RDSP

The RDSP was introduced in the 2008 Canadian Federal Budget and claims to offer the worlds first Registered Disability Savings.  It has been designed to be similar to the Canadian Registered Educational Savings Plan (RESP) but for those individuals living with a disability and instead of money being put away for post-secondary education, it can be used for any purpose that benefits the plan’s beneficiary (note: there are conditions on when you can withdraw ).  I believe though they are promoting that it be used more like a retirement fund and gives families an ability to save for a loved ones future.

Like the RESP, the Canadian government provides a matching grant based on family income.  It is my understanding that Canadians with net family income under $75,769 a year get $1,500 in federal grants on the first $500 contribution to an RDSP each year, $2,000 in grants for the next $1,000 annual contribution, and if income is over $75,769, $1,000 in grants for a $1,000 contribution to a maximum of $70,000 for all contributions made by age 49.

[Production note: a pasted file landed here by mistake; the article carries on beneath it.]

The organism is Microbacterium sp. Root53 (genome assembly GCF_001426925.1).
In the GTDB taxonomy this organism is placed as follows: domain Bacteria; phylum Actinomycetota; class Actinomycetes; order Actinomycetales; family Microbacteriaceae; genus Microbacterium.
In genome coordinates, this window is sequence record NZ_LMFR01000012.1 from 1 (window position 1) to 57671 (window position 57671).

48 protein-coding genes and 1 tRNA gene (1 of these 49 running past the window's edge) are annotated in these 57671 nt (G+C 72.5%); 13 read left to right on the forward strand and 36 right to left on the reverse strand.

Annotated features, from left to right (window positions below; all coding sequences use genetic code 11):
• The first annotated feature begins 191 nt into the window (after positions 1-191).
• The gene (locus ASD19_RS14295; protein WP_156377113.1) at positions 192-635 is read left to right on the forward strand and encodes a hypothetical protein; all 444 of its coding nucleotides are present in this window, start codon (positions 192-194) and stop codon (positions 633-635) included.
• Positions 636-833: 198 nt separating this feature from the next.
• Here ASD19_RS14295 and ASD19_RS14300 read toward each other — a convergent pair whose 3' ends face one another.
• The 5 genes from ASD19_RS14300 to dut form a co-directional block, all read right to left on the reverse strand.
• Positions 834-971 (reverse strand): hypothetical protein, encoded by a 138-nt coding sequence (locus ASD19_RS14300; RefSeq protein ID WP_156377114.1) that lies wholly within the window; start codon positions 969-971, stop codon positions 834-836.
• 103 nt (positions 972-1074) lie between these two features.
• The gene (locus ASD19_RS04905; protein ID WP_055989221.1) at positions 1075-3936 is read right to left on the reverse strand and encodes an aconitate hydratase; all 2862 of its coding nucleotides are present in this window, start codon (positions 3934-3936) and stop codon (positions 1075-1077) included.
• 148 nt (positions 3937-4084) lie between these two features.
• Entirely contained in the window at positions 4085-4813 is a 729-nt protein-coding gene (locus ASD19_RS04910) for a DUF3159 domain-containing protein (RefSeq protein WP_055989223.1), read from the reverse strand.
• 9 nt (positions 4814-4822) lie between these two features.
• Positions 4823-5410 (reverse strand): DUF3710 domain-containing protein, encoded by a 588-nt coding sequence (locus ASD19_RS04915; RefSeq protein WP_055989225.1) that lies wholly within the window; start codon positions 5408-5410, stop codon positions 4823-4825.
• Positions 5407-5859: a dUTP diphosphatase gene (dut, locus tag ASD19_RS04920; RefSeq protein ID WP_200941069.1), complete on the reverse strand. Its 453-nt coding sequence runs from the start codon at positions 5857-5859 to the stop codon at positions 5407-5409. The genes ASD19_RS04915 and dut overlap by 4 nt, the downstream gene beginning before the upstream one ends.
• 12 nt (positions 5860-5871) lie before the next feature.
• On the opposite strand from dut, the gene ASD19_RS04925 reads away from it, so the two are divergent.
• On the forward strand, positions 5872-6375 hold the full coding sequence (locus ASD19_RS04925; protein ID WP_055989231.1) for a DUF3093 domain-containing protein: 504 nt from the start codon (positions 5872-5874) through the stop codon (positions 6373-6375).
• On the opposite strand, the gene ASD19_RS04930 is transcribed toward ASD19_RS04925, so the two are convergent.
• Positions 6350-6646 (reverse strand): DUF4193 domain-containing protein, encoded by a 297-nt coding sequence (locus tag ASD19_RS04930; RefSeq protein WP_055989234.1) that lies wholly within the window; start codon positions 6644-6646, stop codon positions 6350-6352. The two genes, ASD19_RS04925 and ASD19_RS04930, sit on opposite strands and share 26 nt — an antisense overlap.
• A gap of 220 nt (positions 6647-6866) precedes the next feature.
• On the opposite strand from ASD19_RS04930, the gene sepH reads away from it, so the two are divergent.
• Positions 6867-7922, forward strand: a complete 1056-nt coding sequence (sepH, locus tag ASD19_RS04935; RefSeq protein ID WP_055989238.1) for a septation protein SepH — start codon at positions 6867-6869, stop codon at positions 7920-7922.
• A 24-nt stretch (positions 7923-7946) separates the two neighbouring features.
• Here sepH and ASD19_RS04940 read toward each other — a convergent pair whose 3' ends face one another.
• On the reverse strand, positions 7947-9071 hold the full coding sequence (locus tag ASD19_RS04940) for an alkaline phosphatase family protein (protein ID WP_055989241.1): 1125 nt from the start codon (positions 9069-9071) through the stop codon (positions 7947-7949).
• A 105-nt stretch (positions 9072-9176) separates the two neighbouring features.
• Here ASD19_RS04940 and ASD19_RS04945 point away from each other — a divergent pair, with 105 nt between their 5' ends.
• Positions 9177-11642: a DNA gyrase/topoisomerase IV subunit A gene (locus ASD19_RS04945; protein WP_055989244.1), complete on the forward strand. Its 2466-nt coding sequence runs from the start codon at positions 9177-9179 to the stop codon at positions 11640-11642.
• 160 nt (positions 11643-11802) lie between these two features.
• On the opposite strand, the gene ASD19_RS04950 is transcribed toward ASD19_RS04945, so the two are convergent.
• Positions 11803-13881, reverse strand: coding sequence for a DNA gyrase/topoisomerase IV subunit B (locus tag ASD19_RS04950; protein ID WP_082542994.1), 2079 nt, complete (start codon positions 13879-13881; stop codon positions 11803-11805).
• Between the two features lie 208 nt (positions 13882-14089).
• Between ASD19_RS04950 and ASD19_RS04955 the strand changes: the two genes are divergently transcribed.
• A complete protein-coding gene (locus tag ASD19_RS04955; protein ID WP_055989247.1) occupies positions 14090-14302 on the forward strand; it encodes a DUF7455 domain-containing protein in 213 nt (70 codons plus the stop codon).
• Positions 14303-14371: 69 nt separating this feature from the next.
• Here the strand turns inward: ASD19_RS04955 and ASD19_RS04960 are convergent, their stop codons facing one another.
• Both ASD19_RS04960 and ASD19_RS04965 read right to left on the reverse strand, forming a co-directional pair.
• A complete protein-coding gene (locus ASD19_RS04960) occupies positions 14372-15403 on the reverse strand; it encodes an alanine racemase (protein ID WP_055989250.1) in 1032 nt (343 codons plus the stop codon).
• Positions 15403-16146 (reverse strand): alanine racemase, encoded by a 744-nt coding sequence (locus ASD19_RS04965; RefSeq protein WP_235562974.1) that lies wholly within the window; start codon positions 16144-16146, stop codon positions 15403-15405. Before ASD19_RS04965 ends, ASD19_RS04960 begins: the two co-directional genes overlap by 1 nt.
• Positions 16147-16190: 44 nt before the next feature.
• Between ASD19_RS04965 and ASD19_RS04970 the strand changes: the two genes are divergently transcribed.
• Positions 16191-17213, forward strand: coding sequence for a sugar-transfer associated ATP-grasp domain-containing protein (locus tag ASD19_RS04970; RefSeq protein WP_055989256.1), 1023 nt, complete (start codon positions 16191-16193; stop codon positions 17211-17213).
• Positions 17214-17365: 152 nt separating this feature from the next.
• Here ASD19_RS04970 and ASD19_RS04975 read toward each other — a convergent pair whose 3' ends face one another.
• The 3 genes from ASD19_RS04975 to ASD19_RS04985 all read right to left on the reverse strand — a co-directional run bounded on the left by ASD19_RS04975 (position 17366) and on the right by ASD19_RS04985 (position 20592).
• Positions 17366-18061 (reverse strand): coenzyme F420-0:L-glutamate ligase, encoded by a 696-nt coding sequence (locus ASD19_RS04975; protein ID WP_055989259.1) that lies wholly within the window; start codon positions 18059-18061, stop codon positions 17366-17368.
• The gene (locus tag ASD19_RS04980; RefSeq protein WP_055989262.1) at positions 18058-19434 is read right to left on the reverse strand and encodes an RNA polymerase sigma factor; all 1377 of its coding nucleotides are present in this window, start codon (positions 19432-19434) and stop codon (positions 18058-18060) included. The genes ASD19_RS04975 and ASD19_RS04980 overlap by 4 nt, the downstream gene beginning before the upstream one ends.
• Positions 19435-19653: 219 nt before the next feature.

In our case, our combined family income is greater than $75k, so for every annual contribution of $1000, the government will match it with a $1000 grant. Given that this is the threshold for matching, we have currently chosen to limit our contribution to $1000 annually. So far we have contributed the last three years and have received three of matching grants for a total of $6k. And to be safe we have put the funds in GIC’s. The interest rate is low but at least it is guaranteed.

For more information on eligibility, contributions, setting up an account, withdrawal conditions, etc. check out the CRA’s web-site:

http://www.cra-arc.gc.ca/tx/ndvdls/tpcs/rdsp-reei/menu-eng.html

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